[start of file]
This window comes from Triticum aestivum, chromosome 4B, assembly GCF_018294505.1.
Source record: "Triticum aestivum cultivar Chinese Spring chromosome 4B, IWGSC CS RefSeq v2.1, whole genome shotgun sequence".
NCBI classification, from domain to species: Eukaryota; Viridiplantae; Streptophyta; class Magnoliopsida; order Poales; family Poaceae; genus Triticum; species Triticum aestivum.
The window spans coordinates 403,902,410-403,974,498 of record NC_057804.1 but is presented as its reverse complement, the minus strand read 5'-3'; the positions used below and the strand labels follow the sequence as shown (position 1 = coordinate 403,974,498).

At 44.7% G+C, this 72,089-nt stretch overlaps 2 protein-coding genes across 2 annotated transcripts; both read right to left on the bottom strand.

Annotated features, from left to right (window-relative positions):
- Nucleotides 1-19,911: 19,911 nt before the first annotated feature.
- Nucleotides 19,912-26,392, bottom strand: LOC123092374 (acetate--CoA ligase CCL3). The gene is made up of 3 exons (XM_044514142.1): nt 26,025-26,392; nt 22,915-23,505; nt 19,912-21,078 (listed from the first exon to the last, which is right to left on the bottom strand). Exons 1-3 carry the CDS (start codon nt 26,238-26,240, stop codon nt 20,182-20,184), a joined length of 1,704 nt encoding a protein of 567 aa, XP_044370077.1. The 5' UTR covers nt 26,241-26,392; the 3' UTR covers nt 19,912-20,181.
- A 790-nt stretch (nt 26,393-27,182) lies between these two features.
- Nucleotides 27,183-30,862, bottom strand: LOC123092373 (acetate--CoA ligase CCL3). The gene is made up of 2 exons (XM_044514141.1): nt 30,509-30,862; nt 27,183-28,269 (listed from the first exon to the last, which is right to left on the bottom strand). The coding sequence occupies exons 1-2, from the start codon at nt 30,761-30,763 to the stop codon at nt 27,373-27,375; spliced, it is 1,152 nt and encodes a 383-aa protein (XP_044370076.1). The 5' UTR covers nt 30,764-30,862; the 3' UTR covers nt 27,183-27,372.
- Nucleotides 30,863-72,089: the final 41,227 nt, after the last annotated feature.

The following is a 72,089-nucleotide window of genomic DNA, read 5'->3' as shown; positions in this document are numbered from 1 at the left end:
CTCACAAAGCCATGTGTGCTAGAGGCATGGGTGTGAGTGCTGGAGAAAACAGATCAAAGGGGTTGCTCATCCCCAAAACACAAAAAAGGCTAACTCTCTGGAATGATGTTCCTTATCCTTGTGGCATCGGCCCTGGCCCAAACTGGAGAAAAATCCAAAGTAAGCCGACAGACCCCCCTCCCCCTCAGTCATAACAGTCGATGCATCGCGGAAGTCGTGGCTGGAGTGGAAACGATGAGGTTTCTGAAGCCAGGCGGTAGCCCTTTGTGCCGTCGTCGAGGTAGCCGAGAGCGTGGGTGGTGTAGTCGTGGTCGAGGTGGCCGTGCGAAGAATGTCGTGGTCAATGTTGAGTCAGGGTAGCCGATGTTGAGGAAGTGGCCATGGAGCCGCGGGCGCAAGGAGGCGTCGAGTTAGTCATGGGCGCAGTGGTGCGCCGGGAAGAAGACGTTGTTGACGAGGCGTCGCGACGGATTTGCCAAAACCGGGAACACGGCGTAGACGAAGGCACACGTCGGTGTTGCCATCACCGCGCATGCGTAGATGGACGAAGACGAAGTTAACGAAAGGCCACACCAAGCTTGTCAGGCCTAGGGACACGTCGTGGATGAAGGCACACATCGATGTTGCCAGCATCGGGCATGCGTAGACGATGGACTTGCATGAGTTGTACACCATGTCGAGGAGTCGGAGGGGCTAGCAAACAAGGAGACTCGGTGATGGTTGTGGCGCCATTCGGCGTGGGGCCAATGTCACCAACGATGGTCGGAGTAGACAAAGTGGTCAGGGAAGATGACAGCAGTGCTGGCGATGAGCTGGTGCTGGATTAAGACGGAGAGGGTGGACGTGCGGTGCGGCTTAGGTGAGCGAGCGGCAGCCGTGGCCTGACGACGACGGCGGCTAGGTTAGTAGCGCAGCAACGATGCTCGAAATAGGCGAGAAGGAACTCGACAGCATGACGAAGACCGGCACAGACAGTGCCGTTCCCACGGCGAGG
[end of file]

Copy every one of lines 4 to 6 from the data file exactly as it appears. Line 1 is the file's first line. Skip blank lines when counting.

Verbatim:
The window spans coordinates 403,902,410-403,974,498 of record NC_057804.1 but is presented as its reverse complement, the minus strand read 5'-3'; the positions used below and the strand labels follow the sequence as shown (position 1 = coordinate 403,974,498).

At 44.7% G+C, this 72,089-nt stretch overlaps 2 protein-coding genes across 2 annotated transcripts; both read right to left on the bottom strand.

Annotated features, from left to right (window-relative positions):